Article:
As a professor in the 1960s at Brandeis University, Murray was surprised to find themself on the other side of an activist movement. You may notice Murray uses the term Negro/es to refer to Black people. Language changed rapidly in the 1960s, and many phrases we now take for granted started being used. Murray thought that using “black” meant being unsure of who you were. She preferred the capital letter that carried some respect by using Negro. Their students often disagreed on the language, even as they fought for the same causes.
Murray graduated at the top in their class at Howard University. They planned to continue their education to become a lawyer. Traditionally, the top graduate from Howard had been given a fellowship at Harvard Law School, so Murray made plans to enroll there. However, just before graduation they were told that they could not be admitted to Harvard Law because the school did not allow female students.
Gender was a complicated topic for Pauli. They were filled with turmoil about whether they were male rather than female. Rejection based on a sex that they never fully identified with surely stung even more. They fought the decision but were ultimately denied. Harvard Law did not admit women until 1950.
Beware of body’s fire
Take less than you desire,
Count not tomorrow’s need
With this day’s scattered seed.
Murray attended the University of California, Berkley for her master’s program. She was more determined than ever to make it as a lawyer after the rejection from Harvard. Her final thesis was published in the California Law Review. In 1946 she passed the bar exam and was hired as the state’s first Black deputy attorney general. She went on to become an incredibly influential civil rights lawyer.
The field of civil rights law would not have been the same without Murray’s work. She fought against discrimination her whole life, even while facing the same prejudices at every turn as a queer Black woman. Murray’s name and contributions deserve a higher place in history than they are currently given.
“If one could characterize in a single phrase the contribution of Black women to America, I think it would be ‘survival with dignity against incredible odds’…”
Murray was an Episcopal Christian their entire life. However, due to discrimination within the church based on sex, they often felt like an outsider in their own faith. As an adult, they had mixed feelings about Christianity in general, but always wanted to be more actively involved with the church.
Though she began going to a church that included women more regularly, they were still not present as priests. One day in 1966, Murray had had enough and simply walked out of church during the service. She later wrote a letter to her priest, which included these cutting lines:
“If, as I believe, it is a privilege to assist the priest in the solemn Eucharist, to hold the candles for the reading of the Gospel, to be the lay reader at the formal churchwide 10:30 service, why is this privilege not accorded to all members without regard to sex? Suppose only white people did these things? Or only Negroes? Or only Puerto Ricans? We would see immediately that the Church is guilty of grave discrimination. There is no difference between discrimination because of race and discrimination because of sex. I believe…that if one is wrong, the other is wrong.”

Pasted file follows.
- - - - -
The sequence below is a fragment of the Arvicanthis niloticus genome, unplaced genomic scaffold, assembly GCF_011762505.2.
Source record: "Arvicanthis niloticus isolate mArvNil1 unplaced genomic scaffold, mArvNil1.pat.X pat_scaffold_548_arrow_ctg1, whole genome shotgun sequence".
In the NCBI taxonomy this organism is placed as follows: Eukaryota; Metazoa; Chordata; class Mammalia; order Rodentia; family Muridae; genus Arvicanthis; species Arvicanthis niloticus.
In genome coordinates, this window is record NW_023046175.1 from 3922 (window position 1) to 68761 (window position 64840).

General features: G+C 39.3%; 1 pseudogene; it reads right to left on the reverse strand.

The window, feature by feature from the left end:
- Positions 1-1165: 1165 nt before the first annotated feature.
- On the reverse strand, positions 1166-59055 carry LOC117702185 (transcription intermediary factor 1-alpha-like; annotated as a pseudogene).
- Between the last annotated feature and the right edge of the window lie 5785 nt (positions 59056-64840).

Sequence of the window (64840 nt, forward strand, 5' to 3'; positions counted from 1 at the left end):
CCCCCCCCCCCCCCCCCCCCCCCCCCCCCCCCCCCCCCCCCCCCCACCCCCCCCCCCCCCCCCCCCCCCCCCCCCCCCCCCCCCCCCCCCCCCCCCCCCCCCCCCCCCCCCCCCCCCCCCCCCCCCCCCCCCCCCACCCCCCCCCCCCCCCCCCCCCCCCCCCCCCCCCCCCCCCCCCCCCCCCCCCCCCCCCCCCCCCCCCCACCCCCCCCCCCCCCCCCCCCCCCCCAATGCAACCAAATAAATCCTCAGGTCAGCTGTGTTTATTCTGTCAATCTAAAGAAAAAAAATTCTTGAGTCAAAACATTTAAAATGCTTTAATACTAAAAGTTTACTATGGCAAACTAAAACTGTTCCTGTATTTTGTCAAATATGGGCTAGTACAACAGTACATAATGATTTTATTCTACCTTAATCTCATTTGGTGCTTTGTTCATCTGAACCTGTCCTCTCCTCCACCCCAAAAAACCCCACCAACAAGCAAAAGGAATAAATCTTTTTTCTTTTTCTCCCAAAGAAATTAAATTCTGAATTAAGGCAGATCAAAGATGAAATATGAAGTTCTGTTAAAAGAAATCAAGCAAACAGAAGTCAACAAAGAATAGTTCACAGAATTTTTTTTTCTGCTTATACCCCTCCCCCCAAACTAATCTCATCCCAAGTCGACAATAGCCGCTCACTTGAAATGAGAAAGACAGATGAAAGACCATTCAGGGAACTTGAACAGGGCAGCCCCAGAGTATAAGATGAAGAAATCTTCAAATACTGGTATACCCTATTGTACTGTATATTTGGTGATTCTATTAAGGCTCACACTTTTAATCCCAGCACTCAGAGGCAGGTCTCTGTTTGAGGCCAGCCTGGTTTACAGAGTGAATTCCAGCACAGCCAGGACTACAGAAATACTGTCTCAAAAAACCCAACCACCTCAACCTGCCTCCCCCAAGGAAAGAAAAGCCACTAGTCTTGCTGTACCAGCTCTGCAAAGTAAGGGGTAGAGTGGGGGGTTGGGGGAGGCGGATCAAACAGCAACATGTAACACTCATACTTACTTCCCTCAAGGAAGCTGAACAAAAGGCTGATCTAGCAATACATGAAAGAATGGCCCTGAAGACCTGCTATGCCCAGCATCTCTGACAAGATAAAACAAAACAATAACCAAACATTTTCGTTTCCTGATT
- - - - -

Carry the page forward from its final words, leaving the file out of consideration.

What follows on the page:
Murray was not someone who gave up on a cause. They began petitioning for the inclusion of women in a variety of Church offices. Notably, they were not fighting for women to become members of the clergy at that time.
In 1968, Murray attended the 4th Assembly of the World Council of Churches in Uppsala, Sweden. She was there as a resource in the work against racism which the Christian world was beginning to address globally. At that meeting, several women challenged the all-male leadership of the church. This made gains in female representation in the next meeting in 1975. The meeting in Uppsala was the spark Murray needed to light a fire under the cause for religious equality once again.
By 1970, Murray was teaching at Brandeis while fighting for women to be allowed to become ordained ministers. She still did not want to become a minister herself until several years later, when her good friend Renee Barlow passed away from an aggressive brain tumor. Murray felt that the experience of caring for her friend changed her life. She believed she was “called” to complete her life’s purpose by connecting with people through religion.
Murray began a three-year seminary course for a Master of Divinity degree in 1973. In 1977, women were finally allowed to be ordained by the Episcopal church. Murray became an ordained priest on January 8, 1977. Their battle against inequality in the church had been won in many ways.
Their first Holy Eucharist as an ordained priest was at the Chapel of the Cross in Chapel Hill, North Carolina. It was the same church her grandmother had been baptized in as a slave, linking together the many battles against oppression they had fought their entire life.
“All the strands of my life had come together. Descendant of slave and of slave owner, I had already been called poet, lawyer, teacher, and friend. Now I was empowered to minister the sacrament of One in whom there is no north or south, no black or white, no male or female – only the spirit of love and reconciliation drawing us all toward the goal of human wholeness.”
Photo: Murray in their clerical collar in front of a magnolia tree in 1978. © Estate of Pauli Murray, used herein by permission of the Charlotte Sheedy Literary Agency. Schlesinger Library, Harvard Radcliffe Institute
Pauli Murray: Survival With Dignity is part of the Dark Testament: A Century of Black Writers on Justice initiative.